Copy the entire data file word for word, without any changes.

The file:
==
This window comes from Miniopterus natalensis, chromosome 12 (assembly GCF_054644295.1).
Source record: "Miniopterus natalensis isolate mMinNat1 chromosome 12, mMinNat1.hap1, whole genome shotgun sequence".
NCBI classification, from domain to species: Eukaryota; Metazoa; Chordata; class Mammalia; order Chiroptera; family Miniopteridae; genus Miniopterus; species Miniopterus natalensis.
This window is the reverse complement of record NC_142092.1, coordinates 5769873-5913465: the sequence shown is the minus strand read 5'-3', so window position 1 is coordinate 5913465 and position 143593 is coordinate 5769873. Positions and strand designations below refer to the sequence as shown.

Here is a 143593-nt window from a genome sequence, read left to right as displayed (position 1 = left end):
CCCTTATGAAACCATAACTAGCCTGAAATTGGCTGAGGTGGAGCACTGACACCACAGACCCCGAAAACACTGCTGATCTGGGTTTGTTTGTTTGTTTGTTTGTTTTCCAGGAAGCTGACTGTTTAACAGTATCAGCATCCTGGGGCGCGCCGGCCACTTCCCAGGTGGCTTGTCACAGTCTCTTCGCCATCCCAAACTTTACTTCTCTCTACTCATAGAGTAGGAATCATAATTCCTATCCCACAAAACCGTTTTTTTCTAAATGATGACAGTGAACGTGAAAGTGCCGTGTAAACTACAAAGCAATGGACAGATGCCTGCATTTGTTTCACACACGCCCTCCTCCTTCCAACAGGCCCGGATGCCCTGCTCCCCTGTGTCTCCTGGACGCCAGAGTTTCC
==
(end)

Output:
This window comes from Miniopterus natalensis, chromosome 12 (assembly GCF_054644295.1).
Source record: "Miniopterus natalensis isolate mMinNat1 chromosome 12, mMinNat1.hap1, whole genome shotgun sequence".
NCBI classification, from domain to species: Eukaryota; Metazoa; Chordata; class Mammalia; order Chiroptera; family Miniopteridae; genus Miniopterus; species Miniopterus natalensis.
This window is the reverse complement of record NC_142092.1, coordinates 5769873-5913465: the sequence shown is the minus strand read 5'-3', so window position 1 is coordinate 5913465 and position 143593 is coordinate 5769873. Positions and strand designations below refer to the sequence as shown.

Here is a 143593-nt window from a genome sequence, read left to right as displayed (position 1 = left end):
CCCTTATGAAACCATAACTAGCCTGAAATTGGCTGAGGTGGAGCACTGACACCACAGACCCCGAAAACACTGCTGATCTGGGTTTGTTTGTTTGTTTGTTTGTTTTCCAGGAAGCTGACTGTTTAACAGTATCAGCATCCTGGGGCGCGCCGGCCACTTCCCAGGTGGCTTGTCACAGTCTCTTCGCCATCCCAAACTTTACTTCTCTCTACTCATAGAGTAGGAATCATAATTCCTATCCCACAAAACCGTTTTTTTCTAAATGATGACAGTGAACGTGAAAGTGCCGTGTAAACTACAAAGCAATGGACAGATGCCTGCATTTGTTTCACACACGCCCTCCTCCTTCCAACAGGCCCGGATGCCCTGCTCCCCTGTGTCTCCTGGACGCCAGAGTTTCC